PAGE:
I’m watching Idol Gives Back on TV right now. It’s heartbreaking. (Click here to donate to Idol Gives Back, which divides the donations among six charities in the U.S. and in Africa.)
Many celebrities are making appearances on the show, including one of my favorite celebrity couples, David and Victoria Beckham.
Excerpts from their speech, which I wrote down as soon as I heard it:
Victoria: “David and myself are fortunate enough to be here [to be here to tell you to donate, etc. — didn’t get the whole thing].”
David: “Please join Victoria and myself in donating.”
The word myself is completely out of place. It should be I in the first sentence and me in the second.
If you ever have doubt over whether you should say “and myself” — or “and I” for that matter — drop the other subject.
I am fortunate enough to be here — not myself is fortunate enough to be here.
Please join me in donating — not please join myself in donating.
I know that it’s not their fault. The show’s writers are the ones to blame. Though it’s within my rights to criticize them, I do feel a tad guilty insulting a good cause like this one.
But I have to be honest with myself. Even if they had written those awkward sentences themselves, I wouldn’t have minded. They’re too damn good-looking.
Well, it wouldn’t be the first time beauty caused me to overlook grammar errors. I think my friends know where I’m going with this one. :-/
Please donate if you can afford to do so. $10.00 buys a mosquito net. That could save one or more lives in Africa.
One of my best friends, Lisa, is in her first year of teaching both high school and college, with the occasional kindergarten class. She’s started a great blog detailing some of her experiences called First Year Teacher Resources. The other day, she wrote about outdated grammar rules and why she considers them to be that way.
Here’s a selection:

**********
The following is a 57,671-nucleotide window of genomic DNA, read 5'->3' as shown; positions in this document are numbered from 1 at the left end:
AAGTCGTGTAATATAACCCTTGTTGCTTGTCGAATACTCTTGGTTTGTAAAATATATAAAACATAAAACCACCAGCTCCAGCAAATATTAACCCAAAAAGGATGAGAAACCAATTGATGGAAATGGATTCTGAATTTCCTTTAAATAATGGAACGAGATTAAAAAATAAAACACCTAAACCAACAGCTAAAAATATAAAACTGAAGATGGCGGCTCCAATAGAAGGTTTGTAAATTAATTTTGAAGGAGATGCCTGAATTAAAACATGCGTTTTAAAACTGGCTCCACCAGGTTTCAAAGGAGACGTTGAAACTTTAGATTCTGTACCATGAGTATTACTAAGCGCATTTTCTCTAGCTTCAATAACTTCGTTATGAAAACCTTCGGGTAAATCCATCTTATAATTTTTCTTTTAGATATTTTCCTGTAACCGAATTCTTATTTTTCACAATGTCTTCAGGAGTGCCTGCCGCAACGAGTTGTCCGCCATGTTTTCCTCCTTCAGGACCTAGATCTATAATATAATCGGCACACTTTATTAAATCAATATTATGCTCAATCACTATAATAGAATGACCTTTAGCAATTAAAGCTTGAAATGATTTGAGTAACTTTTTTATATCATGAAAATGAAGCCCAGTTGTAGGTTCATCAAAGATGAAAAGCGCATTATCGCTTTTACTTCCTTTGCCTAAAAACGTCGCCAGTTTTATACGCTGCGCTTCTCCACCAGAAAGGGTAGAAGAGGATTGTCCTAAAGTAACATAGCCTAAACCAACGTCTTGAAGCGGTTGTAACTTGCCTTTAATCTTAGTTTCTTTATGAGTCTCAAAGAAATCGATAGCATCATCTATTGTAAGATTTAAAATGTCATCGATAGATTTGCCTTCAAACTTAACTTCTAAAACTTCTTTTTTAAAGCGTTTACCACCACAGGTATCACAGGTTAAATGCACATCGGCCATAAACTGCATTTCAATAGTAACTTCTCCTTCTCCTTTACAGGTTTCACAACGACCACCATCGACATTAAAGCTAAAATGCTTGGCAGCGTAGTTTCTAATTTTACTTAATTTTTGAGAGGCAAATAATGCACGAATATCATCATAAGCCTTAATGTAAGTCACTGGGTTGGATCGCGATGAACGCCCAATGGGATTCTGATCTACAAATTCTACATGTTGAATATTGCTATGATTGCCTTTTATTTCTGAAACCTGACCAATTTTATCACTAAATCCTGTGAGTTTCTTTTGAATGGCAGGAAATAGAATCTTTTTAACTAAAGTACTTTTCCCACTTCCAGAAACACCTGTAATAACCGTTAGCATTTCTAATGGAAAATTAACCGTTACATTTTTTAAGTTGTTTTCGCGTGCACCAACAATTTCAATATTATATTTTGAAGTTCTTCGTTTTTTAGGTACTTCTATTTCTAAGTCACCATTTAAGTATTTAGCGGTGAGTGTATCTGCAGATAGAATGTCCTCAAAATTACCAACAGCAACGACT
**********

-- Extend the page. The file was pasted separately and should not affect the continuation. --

6. “He’s taller than me.” This is something I OVERHEAR all the time, and it’s starting to become a case of the who vs. whom debate. The “grammatically correct” term is “He’s taller than I” or “She’s smarter than I.” However, if someone is on the phone and a person asks, “Who is it?” The correct response would be “It is I”, when it’s really more socially acceptable (and much less haughty) to say, “It’s me.” Another issue of our language evolving, perhaps.
Click here to read the rest of them.
This is one subject on which I’m torn. I don’t think that people are wrong when they say, “It’s me.” To put it simply, there just following language as it has evolved. There is only one time when I think I’ll do so — when I say “This is she” when answering the phone.
How about you?
You know, sometimes I think that I’ll never find another pet peeve. Then I end up searching lowes.com for an ice maker (don’t ask). While searching for ice makers, here is what popped up instead:
Ooh, I hate it when people call it ice tea. It is not simply tea made of ice — it is tea that has had been iced and therefore iced tea.
At times, it seems like more people are saying ice tea than iced tea, at least up here in the northeast. (I’m pretty sure that sweet tea is the term preferred in the southern and midwestern states.)
The fact that either Lowes or the manufacturers spelled this wrong only perpetuates this myth.
Have you noticed this?
During both of my interviews on NPR, I learned that it’s difficult to speak perfectly while under intense pressure.
George Bush must be under a hell of a lot of pressure. Maybe that explains why he’s taken all those vacations to Texas.
It just keeps getting better and better.
Image posted on “Good Grammar Is Hot” group on Facebook
I’m watching American Idol right now and a commercial just came on for Milla Jovovich’s new clothing line at Target. In the commercial, Milla and her design partner, Carmen Hawk, describe their designs.
The line features 1930s-style flowers incorporated in 1970s ways. Milla then describes the line in a few words: “It’s whimsical; it’s fun; it’s ironic.”
This is one of my biggest pet peeves. It seems like the word is only used correctly about 10% of the time.
(I can’t tell you how many times Paula Abdul has said things like, “I find it really ironic that you choose a song that would be so good for you!”)
So, this clothing line is ironic? It’s entirely possible. I’m sure there is a way to find this clothing line ironic.
Now, my question to you:
How could a clothing line be described as ironic?
I love this.
Source: “Good Grammar Is Hot” group on Facebook, posted by Corynne H.